By Sandrine Rastello
Feb. 22 (Bloomberg) -- Growth in Europe's service industries accelerated more than economists forecast in February, prompting investors to reduce bets on European Central Bank interest-rate cuts. The euro climbed after the report.
A preliminary estimate of Royal Bank of Scotland Group Plc's services index rose to 52.3 from 50.6 in January. Economists expected a reading of 51, according to the median of 38 forecasts in a Bloomberg News survey.
Evidence that economic growth in Europe is holding up reduces the need for the ECB to follow counterparts in the U.S. and U.K. in lowering borrowing costs. While the European Commission yesterday cut its forecast for the euro region's 2008 expansion to 1.8 percent, the weakest since 2005, it predicted accelerating inflation.
``The euro area is likely to prove fairly resilient to headwinds,'' Klaus Baader, Merrill Lynch & Co.'s London-based chief European economist, said in a Bloomberg Television interview. ``If we continue to see that kind of data, markets will reconsider their expectations'' for ECB interest rates.
The euro rose to $1.4834 at 1:08 p.m. in Paris from as low as $1.4789 before the report. Yields on interest-rate futures pared their decline.
Investors had increased bets on a cut in Europe after ECB President Jean-Claude Trichet on Feb. 7 withdrew a threat to raise rates and expressed concern that the outlook for growth had deteriorated. The yield on interest-rate contracts maturing in December fell as low as 3.31 percent on Feb. 11 from 4.18 percent at the start of the year. It was at 3.62 percent today.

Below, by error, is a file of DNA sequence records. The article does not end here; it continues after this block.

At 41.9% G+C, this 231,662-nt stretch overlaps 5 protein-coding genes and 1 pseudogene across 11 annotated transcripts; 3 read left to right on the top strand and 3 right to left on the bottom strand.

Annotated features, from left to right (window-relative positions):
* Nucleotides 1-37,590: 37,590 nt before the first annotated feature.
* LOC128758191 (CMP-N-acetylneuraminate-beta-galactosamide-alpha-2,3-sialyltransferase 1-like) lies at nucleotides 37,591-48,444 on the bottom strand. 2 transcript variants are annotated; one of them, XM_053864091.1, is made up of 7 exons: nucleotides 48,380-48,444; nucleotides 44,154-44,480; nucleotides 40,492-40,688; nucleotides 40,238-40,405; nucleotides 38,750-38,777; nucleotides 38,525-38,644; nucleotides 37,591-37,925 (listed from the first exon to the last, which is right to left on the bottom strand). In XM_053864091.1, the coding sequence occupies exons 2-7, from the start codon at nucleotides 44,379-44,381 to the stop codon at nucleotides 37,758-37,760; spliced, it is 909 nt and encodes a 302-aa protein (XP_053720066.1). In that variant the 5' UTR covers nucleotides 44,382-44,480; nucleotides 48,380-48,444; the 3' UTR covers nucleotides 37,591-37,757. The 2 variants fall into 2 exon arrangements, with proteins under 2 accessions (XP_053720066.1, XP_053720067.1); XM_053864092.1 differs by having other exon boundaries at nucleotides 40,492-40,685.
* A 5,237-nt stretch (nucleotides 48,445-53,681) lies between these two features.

The ECB has held off lowering interest rates as inflation accelerated to a 14-year high of 3.2 percent in January, above the bank's 2 percent limit for a fifth month. The U.S. Federal Reserve cut its main rate by 1.25 percentage points last month, and the Bank of England reduced its benchmark by a quarter point on Feb. 7 for the second time in three months.
Trichet has signaled he's in no rush to act. On Feb. 14, he said central bankers in the U.S. and U.K. based their decisions on a ``very different'' economic outlook.
The ECB ``is going to push back a rate cut as long as it can,'' said Sylvain Broyer, an economist at Natixis in Frankfurt.
Composite Index Rises
The U.S. slowdown, which economists at Goldman Sachs Group Inc. and Morgan Stanley already call a recession, has yet to be felt by some companies, such as Air France-KLM Group, Europe's largest airline. The company on Feb. 14 reported a measure of fiscal third-quarter profit that exceeded analysts' estimates and stuck to a margin forecast for the year as it attracted more passengers and raised prices.
Royal Bank's composite purchasing managers' index, which combines services and manufacturing and accounts for about half of the economy, rose to 52.7 from 51.8. A gauge of manufacturing slipped to 52.3 from 52.8, in line with economists' forecasts.
Higher energy prices and more expensive food are fanning inflation, which the European Commission says will average 2.6 percent this year, up from a November estimate of 2.1 percent. At the same time, the U.S. slowdown is combining with costlier credit, oil prices at about $100 a barrel and a stronger euro to curb expansion, the commission said.
``The risks to the growth outlook are mainly on the downside,'' European Union Monetary Affairs Commissioner Joaquin Almunia told reporters in Brussels yesterday.
The rebound in services is probably temporary after several months of decline, said David Brown, chief European economist at Bear Stearns Cos. in London.
Euro-zone economic confidence has been in ``decline since the middle of 2006,'' Brown wrote in a note to investors. ``This looks set to extend as we are nowhere near reaching a bottom yet.''
A gauge of business expectations in service industries fell to 60.7 from 61.5 in January, today's report showed. Growth in new manufacturing orders slowed, with a measure slipping to 51 from 51.7 last month.